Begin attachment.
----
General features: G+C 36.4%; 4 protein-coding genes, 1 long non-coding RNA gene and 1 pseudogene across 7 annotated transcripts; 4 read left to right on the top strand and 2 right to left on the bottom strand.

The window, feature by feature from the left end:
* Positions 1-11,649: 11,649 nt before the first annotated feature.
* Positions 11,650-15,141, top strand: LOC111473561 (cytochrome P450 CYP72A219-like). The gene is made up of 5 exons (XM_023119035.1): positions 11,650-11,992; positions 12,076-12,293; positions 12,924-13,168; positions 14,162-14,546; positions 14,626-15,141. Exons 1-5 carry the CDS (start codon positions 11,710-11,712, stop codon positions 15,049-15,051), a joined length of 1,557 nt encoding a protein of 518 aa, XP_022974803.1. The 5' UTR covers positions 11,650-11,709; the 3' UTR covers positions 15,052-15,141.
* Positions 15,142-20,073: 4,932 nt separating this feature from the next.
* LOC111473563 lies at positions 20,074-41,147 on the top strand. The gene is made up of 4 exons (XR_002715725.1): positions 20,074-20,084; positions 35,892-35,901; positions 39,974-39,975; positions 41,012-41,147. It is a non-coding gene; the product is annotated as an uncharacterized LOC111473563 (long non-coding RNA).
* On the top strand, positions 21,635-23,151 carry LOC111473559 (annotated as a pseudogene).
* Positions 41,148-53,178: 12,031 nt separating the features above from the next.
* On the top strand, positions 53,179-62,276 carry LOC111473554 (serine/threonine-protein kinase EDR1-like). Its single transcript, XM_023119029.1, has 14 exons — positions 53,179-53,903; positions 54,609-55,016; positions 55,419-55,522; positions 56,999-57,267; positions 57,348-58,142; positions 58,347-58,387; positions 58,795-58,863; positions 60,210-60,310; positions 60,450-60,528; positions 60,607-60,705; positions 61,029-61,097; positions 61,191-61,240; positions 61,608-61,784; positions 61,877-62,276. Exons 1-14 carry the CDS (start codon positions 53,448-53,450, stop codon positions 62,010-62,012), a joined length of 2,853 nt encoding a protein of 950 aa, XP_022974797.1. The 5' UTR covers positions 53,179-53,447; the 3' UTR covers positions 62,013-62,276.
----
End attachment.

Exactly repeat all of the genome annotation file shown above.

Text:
General features: G+C 36.4%; 4 protein-coding genes, 1 long non-coding RNA gene and 1 pseudogene across 7 annotated transcripts; 4 read left to right on the top strand and 2 right to left on the bottom strand.

The window, feature by feature from the left end:
* Positions 1-11,649: 11,649 nt before the first annotated feature.
* Positions 11,650-15,141, top strand: LOC111473561 (cytochrome P450 CYP72A219-like). The gene is made up of 5 exons (XM_023119035.1): positions 11,650-11,992; positions 12,076-12,293; positions 12,924-13,168; positions 14,162-14,546; positions 14,626-15,141. Exons 1-5 carry the CDS (start codon positions 11,710-11,712, stop codon positions 15,049-15,051), a joined length of 1,557 nt encoding a protein of 518 aa, XP_022974803.1. The 5' UTR covers positions 11,650-11,709; the 3' UTR covers positions 15,052-15,141.
* Positions 15,142-20,073: 4,932 nt separating this feature from the next.
* LOC111473563 lies at positions 20,074-41,147 on the top strand. The gene is made up of 4 exons (XR_002715725.1): positions 20,074-20,084; positions 35,892-35,901; positions 39,974-39,975; positions 41,012-41,147. It is a non-coding gene; the product is annotated as an uncharacterized LOC111473563 (long non-coding RNA).
* On the top strand, positions 21,635-23,151 carry LOC111473559 (annotated as a pseudogene).
* Positions 41,148-53,178: 12,031 nt separating the features above from the next.
* On the top strand, positions 53,179-62,276 carry LOC111473554 (serine/threonine-protein kinase EDR1-like). Its single transcript, XM_023119029.1, has 14 exons — positions 53,179-53,903; positions 54,609-55,016; positions 55,419-55,522; positions 56,999-57,267; positions 57,348-58,142; positions 58,347-58,387; positions 58,795-58,863; positions 60,210-60,310; positions 60,450-60,528; positions 60,607-60,705; positions 61,029-61,097; positions 61,191-61,240; positions 61,608-61,784; positions 61,877-62,276. Exons 1-14 carry the CDS (start codon positions 53,448-53,450, stop codon positions 62,010-62,012), a joined length of 2,853 nt encoding a protein of 950 aa, XP_022974797.1. The 5' UTR covers positions 53,179-53,447; the 3' UTR covers positions 62,013-62,276.